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DPW Commissioner Blasts ‘Voracious Appetite’ of EPA ‘Beast’

Saturday, January 19, 2013

 

Flickr user eutrophication&hypoxia

Worcester Department of Public Works & Parks Commissioner Robert Moylan had little love for the Environmental Protection Agency and the more than $1 billion in mandated water and sewer projects the city will be required to undertake in a report to the City Council regarding infrastructure needs over the next five years.

The high price tag accompanying the unfunded mandates puts Worcester officials in the tricky position of trying to balance necessary system improvements with federally required projects, all without placing an inordinate burden on ratepayers, who are the primary source of funding for the City's enterprise operation.

"What gets done and what continues to wait? Which projects provide meaningful environmental benefit and which do not? How do we most effectively use ratepayer's ability and willingness to pay?" Moylan asked.

"These questions need to be thoughtfully considered and seriously debated because the course that we are on now, trying to satisfy the voracious appetite of the Federal beast called EPA, will not leave any funding to allow the city to make its own self-directed improvements that the community desires."

Moylan outlined a list of 18 water and sewer projects for the next five years, some of which fall under EPA mandates and must be undertaken and others which are discretionary but would be beneficial to the City and ratepayers.

All told, the mandated projects would cost Worcester an estimated $1.19 billion, compared to the discretionary projects, which would total just $79.27 million.

One of those discretionary projects involves the rehabilitation of a 48-inch water main, the largest in the city. Moylan said the project has been deferred in the past due to cost and complexity and that the postponement of work on the main, one of the few large ones in Worcester yet to be rehabilitated, presented an additional challenge when Worcester battled a massive water main break in November of 2012 that led to water being shut off for the entire city.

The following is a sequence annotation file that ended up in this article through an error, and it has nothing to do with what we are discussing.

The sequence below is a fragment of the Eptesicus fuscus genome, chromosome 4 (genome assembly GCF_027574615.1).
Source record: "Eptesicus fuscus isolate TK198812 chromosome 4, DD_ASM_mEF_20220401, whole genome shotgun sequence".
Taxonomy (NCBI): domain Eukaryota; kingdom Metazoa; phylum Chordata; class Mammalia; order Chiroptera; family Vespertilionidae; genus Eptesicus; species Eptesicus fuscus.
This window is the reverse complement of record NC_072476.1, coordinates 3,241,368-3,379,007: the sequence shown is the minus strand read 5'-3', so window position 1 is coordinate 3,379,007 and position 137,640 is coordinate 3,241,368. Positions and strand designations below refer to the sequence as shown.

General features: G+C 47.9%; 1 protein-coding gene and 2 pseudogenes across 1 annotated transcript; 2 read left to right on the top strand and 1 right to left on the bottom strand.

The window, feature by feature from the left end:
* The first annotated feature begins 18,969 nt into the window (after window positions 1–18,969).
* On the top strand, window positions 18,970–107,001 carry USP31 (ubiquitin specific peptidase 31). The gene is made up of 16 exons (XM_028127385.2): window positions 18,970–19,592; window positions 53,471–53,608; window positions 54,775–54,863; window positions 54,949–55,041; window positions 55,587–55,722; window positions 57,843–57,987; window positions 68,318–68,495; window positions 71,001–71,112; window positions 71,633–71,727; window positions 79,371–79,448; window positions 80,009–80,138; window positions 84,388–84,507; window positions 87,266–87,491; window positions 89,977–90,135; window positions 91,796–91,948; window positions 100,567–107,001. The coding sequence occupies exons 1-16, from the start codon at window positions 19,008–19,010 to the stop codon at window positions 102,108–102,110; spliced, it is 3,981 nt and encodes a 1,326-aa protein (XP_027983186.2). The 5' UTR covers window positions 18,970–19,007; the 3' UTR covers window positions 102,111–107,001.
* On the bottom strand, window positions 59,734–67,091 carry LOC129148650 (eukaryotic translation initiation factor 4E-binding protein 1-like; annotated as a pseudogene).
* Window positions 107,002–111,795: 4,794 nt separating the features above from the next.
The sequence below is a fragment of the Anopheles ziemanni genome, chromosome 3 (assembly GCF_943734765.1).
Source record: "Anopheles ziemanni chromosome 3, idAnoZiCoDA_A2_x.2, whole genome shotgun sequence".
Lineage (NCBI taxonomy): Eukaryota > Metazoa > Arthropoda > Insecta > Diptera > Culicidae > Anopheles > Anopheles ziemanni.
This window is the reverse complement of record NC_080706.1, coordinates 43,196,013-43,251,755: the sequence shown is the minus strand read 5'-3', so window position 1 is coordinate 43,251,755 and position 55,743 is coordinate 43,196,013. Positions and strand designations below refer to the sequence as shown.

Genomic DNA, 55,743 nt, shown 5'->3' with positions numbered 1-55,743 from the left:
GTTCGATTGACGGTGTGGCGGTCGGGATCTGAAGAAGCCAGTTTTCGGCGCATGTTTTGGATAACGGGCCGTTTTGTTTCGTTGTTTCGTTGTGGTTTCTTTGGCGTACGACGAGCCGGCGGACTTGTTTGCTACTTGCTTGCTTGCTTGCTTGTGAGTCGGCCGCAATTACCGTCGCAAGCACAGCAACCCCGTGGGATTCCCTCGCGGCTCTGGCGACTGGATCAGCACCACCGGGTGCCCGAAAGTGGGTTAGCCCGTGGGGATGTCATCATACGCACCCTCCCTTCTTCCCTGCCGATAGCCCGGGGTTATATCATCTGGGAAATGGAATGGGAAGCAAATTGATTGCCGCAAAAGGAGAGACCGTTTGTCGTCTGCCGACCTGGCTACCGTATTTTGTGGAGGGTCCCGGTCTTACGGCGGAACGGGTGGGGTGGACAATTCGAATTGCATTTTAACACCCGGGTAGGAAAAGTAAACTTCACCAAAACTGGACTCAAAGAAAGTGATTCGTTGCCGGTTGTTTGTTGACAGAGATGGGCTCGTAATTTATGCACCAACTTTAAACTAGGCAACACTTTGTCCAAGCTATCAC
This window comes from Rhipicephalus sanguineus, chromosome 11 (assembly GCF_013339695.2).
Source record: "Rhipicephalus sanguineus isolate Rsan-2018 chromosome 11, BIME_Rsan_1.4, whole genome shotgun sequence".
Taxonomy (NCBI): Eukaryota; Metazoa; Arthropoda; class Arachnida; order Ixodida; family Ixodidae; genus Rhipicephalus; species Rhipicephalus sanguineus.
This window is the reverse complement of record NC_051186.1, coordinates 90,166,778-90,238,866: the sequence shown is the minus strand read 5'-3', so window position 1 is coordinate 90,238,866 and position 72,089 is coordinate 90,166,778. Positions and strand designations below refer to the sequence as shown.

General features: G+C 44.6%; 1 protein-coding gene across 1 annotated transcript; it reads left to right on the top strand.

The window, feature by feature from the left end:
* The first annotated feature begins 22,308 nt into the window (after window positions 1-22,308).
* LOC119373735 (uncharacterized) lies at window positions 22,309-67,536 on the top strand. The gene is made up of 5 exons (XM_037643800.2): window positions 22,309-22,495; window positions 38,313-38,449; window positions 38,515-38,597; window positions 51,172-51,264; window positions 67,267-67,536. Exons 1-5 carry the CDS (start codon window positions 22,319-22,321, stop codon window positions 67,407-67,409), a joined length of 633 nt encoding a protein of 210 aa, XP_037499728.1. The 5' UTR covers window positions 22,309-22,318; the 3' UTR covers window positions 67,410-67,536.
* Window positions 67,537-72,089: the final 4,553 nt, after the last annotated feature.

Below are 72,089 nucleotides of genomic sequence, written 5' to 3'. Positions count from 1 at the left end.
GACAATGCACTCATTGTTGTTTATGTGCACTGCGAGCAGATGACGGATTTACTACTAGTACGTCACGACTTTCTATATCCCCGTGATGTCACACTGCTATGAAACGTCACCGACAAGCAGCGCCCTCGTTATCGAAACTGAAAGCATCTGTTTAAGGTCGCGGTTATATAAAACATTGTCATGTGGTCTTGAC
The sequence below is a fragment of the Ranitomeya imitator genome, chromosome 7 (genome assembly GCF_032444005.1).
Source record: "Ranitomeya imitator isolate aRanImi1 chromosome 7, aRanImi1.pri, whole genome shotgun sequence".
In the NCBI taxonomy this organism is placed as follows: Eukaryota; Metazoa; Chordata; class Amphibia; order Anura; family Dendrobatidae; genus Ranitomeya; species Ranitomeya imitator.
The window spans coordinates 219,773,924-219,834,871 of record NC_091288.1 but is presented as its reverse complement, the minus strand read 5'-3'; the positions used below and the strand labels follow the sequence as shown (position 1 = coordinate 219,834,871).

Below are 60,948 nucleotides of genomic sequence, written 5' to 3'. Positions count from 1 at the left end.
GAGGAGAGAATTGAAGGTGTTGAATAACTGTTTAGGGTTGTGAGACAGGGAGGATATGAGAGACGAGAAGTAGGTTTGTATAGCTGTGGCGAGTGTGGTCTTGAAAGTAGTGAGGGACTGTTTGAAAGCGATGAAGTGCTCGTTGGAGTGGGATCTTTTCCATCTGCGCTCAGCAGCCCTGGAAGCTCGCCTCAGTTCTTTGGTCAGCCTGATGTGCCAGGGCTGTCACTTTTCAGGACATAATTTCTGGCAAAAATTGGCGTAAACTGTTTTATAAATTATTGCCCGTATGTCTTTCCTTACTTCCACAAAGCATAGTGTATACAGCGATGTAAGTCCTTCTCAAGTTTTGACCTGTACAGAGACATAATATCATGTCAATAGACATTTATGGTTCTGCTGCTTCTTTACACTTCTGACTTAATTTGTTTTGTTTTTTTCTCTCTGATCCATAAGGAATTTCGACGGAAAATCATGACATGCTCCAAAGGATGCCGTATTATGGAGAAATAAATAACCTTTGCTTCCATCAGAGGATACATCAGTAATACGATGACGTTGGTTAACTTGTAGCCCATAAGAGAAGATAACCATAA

"Valves near the break that would have been used to shut down the main and isolate the break were difficult to operate or inoperable," he said. "This water main rehabilitation project would include cleaning and cement lining the largest mains, replacing other side street mains, and replacing old valves.

At $4.1 million, the rehabilitation project is not exactly cheap, but it pales in comparison to some of the EPA-mandated projects.

The Upper Blackstone Water Pollution Abatement District is currently appealing the mandated compliance with a discharge permit that would cost an estimated $208 million, $177 million of which would come from Worcester's ratepayers.

According to Moylan, the City is appealing the upgrade because it would increase the average household sewer cost by $250 per year, and the most recent research models show no substantial improvement even if the City were in comply with the permit.

However, the biggest mandated project by far will be Worcester's EPA stormwater permit. The City has yet to receive the permit from the EPA, but Moylan said an earlier draft "contained language and requirements that were so onerous that the compliance costs over the 5-year life of the Permit were estimated by our consultant to be approximately $1 billion, a truly staggering sum."

He said the EPA has contested those estimates, but Moylan stuck by the estimated $950 million bill, which would be footed entirely by Worcester's ratepayers since there are no grant programs or financial assistance components in the Clean Water Act.

"The needs are great and as Commissioner Moylan states represent opportunities and challenges," said City Manager Michael O'Brien in a letter to the City Council. "This report is meant to provide you and the community with perspective on the enormity of this challenge and the continued uphill battle we face when it comes to unfunded mandates and funding of these critical infrastructure needs." 

 

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